A mushrooming industry

2009-09-09 00:00

Entrepreneurial interest in mushroom production is steadily gaining momentum in and around the greater Pietermaritzburg and midlands region, five years after the KZN government reached out to experts in China in an effort to stimulate and enhance food security and local economic development efforts in the province. The Witness has encountered two interesting “case studies”, driven by midlands men operating in contrasting circumstances. The oyster mushroom appears to be the mushroom of choice during the current phase of local mushroom growing. The main method used to produce the mushrooms revolves around the use of a cost-effective log initially developed in China, which can produce a variety of types of mushrooms. According to one midlands agriculture expert, an investment of R20 000 is enough to begin producing mushrooms using these logs.

Thulani Bhengu

A RADIOGRAPHER by profession, 66-year-old Thulani Bhengu has returned to his family home in Sweetwaters ­after many years in Gauteng ­pursuing business interests, ­although he still travels to Johannesburg to conduct business.

His aim is to fight desperate poverty and the widespread sense of hopelessness prevalent throughout the community he grew up in, using the revenue from mushroom production to implement a proposed project he calls the Sweetwaters Agricultural Project.

The idea is to provide the people of the area with free seedlings, on condition that they sell their harvest back to Bhengu.

He is making full use of the family home and property covering almost one acre, by cultivating vegetables, flowers and oyster mushrooms.

“This gives me time to look for the markets for the produce. Plus, I need to be guaranteed of the quality of the produce and by providing the seedlings myself, I can do so. We can’t afford farms due to the cost of land. My main aim is to create a case study. I might not be able to recoup the money now, but maybe I will make a profit in a year from now,” explains Bhengu.

Within his company, Thulani Agricultural Solutions, lies a project that encapsulates his ­vision, Sweetwaters Opportunities Unlimited Projects (Soup).

He is currently working with five families.

The innovative Bhengu, whose seedlings are grown in old tyres, took up mushroom production in May, after hearing about the KwaZulu-Natal government’s vision. The venture has not been without its challenges.

“For the past few weeks I have been harvesting six to eight kilograms per day but I have virtually no markets to sell to,” he says.

However, Bhengu has already established the basic infrastructure needed to produce a modest supply of oyster mushrooms in a neat 50-square-metre room on his property. He stores the mushroom logs on shelves made from bamboo in a dark environment, while ensuring that the temperature is kept relatively constant.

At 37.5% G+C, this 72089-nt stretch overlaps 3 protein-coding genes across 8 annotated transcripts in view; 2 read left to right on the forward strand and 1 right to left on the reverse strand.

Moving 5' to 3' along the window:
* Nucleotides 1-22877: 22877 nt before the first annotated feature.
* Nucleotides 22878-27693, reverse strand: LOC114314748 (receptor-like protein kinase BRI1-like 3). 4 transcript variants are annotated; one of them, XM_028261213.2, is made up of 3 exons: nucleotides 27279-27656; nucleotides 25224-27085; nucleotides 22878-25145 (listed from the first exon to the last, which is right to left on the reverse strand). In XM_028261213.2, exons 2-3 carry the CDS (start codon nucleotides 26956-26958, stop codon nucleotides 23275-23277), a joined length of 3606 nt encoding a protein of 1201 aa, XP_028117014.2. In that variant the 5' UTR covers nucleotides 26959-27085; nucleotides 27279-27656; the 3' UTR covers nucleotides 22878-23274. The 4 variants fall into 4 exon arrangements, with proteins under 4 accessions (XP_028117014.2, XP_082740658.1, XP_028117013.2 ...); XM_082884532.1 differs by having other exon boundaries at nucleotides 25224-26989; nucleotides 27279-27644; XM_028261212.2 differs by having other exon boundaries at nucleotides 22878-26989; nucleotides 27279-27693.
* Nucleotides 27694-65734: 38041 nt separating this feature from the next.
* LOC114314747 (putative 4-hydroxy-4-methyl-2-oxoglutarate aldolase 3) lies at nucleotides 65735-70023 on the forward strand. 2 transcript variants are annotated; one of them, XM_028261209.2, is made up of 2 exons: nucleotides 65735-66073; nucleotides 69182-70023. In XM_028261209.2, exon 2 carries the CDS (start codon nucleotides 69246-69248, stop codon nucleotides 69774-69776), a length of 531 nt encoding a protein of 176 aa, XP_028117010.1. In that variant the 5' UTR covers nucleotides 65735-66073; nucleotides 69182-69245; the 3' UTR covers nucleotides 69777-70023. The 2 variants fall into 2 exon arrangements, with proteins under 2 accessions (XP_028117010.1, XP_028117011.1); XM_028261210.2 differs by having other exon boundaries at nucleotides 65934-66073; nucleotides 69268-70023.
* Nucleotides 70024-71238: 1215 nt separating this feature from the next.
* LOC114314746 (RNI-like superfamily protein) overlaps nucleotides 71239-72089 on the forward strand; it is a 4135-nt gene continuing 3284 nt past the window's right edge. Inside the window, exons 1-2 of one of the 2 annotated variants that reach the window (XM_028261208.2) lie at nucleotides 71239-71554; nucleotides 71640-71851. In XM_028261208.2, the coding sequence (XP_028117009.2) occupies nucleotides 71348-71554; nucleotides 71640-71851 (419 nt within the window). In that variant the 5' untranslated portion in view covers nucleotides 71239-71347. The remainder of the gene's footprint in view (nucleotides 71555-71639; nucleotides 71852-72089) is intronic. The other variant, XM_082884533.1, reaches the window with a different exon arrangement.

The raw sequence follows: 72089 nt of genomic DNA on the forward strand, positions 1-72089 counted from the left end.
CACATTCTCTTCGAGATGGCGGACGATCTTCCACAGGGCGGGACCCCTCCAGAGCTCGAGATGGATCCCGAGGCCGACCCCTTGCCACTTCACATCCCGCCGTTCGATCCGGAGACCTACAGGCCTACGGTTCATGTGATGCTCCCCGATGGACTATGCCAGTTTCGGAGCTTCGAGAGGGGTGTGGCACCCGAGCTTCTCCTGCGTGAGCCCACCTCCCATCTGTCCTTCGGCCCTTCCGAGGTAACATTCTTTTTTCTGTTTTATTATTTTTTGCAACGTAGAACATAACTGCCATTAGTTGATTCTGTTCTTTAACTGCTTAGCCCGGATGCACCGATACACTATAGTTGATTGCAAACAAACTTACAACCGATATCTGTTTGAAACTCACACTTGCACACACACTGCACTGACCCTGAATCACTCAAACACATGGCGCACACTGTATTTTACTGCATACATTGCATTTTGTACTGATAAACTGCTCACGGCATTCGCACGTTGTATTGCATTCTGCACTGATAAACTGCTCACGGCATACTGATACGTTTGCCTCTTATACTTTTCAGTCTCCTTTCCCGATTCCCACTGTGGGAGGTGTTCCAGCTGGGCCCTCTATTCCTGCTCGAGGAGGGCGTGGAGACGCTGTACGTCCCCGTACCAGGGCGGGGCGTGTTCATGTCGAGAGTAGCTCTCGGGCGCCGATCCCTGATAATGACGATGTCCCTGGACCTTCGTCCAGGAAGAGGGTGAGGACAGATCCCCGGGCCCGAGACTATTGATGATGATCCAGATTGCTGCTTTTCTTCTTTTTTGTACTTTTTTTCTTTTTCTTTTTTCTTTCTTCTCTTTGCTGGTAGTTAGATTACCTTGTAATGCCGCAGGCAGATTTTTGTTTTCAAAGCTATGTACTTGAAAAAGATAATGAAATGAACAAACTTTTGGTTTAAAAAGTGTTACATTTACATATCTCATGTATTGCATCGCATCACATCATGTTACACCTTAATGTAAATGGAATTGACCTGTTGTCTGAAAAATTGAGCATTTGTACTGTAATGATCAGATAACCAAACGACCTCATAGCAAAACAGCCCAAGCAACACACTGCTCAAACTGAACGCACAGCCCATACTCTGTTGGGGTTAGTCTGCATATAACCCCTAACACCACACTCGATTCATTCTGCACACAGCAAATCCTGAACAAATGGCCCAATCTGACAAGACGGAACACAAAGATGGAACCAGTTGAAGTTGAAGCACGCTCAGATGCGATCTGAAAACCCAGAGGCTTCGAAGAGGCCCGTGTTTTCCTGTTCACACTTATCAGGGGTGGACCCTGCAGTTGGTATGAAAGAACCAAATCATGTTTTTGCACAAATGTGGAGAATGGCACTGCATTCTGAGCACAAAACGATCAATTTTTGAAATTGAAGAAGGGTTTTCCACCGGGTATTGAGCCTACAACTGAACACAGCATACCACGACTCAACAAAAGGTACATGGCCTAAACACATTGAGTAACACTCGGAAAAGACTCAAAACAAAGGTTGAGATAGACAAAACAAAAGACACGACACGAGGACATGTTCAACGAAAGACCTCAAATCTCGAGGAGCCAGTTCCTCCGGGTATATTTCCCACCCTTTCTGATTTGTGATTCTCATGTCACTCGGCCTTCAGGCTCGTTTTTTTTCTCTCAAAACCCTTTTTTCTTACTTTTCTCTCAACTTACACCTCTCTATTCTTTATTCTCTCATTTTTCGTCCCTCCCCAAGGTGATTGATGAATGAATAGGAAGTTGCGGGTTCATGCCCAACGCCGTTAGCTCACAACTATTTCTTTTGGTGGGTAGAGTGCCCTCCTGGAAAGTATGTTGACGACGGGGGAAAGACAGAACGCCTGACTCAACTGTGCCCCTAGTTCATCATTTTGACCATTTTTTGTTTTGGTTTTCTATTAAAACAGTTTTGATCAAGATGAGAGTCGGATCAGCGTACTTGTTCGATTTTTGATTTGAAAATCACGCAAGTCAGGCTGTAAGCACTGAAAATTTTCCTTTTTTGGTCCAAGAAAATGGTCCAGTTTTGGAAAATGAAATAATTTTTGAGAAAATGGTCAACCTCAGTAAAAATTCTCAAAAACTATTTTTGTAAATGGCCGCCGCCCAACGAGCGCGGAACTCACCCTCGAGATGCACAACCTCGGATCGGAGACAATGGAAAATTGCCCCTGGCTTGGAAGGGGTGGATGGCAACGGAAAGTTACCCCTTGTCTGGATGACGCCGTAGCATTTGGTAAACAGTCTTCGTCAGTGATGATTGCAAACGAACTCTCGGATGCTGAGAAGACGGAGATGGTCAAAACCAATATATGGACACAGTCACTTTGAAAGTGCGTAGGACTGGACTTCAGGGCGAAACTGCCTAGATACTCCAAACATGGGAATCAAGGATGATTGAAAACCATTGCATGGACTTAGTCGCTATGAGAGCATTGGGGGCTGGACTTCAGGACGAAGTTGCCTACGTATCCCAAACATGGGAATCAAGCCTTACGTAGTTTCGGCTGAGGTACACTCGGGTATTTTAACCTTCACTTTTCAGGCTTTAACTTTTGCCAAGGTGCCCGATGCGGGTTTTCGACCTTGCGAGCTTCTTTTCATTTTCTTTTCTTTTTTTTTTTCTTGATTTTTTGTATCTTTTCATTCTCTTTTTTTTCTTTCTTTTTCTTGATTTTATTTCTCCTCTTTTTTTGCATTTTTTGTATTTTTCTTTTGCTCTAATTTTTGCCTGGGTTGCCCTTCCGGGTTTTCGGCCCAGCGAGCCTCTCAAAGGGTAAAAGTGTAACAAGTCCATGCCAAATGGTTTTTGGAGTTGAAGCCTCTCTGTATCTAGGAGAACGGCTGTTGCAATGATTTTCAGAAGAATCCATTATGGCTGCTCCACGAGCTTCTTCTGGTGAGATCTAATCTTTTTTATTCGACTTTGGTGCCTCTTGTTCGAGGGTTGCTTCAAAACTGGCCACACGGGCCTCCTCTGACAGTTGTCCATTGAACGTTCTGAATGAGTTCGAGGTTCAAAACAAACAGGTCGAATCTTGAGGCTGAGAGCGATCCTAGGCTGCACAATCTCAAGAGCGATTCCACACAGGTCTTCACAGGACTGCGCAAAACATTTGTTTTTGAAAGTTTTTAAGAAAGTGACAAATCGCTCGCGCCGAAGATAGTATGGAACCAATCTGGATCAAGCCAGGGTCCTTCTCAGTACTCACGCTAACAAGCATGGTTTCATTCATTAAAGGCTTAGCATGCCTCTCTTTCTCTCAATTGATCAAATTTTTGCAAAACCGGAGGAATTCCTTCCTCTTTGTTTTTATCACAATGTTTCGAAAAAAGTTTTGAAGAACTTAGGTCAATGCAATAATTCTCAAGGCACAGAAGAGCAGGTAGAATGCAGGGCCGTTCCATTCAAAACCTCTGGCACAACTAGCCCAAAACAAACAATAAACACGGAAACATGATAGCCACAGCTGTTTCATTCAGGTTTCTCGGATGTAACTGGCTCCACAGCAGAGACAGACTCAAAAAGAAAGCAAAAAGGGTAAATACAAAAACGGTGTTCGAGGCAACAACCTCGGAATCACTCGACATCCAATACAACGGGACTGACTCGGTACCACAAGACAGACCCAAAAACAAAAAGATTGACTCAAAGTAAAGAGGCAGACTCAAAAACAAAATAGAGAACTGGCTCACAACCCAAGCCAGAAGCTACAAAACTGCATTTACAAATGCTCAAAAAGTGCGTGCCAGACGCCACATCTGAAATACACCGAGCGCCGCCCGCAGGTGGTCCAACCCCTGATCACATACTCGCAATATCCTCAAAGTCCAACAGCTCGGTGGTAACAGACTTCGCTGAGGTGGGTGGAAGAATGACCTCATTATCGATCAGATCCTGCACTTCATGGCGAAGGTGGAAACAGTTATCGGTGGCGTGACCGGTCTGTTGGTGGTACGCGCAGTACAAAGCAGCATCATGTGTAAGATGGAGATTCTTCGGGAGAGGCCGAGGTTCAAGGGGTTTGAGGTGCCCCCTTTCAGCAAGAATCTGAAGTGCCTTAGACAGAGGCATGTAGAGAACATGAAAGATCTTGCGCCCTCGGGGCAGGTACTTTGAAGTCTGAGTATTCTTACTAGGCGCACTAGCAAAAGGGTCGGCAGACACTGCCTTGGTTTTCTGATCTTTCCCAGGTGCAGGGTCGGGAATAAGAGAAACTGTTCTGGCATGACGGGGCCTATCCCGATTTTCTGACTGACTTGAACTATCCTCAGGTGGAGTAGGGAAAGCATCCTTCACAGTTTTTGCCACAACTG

“This project can fund my ­other ideas. Oyster mushrooms are more sought-after and ­expensive. Access to markets and funding are my main ­concerns right now.”

Clive Whittington

CLIVE Whittington, a rose farmer in Merrivale, is actually a surveyor by profession whose day job now entails managing the IT (Information Technology) department of a JSE-listed, Hillcrest-based company.

There are three months in winter, between July and September, when roses are not grown, he explains.

This prompted him to explore other revenue streams during this quiet period.

“This was the initial thinking, but mushrooms are grown all year round so the idea is to explore this opportunity.”

He says that apart from the logs, three other key ingredients are necessary.

They are humidity, airflow ­(oxygen) and relative darkness.

Although Whittington has about 2 000 logs in his room, he is in the process of building three more rooms in order to ensure that he has a consistent supply of mushrooms.

“We’ve got to quadruple our yield to make it viable. That’s a further R80 000 worth of logs [and three more sheds]. You need to be able to supply [shops] ­regularly. We’re selling at about R52/kg and from then on, it ­depends on the retailer.”

Interestingly, the next three rooms will be made out of hay, wire-mesh and hessian material, secured with plastering.

“Summer is a big challenge with the high and fluctuating temperatures. This room [made of hay] is able to keep the temperature relatively constant through the day. Two rooms will come on stream next month.”

“I’m prepared to try … [to] put in some capital and see how it goes. We’re trying to keep it as natural as possible. The logs last [can produce for] about three months. The objective is to get a yield of 75% or 750 grams per one kilogram log, but the average is about 500 grams per log.”

Whittington, who started his fledgling venture in February, produces a yield every two weeks and already supplies mushrooms to produce shops in Howick and Pietermaritzburg.

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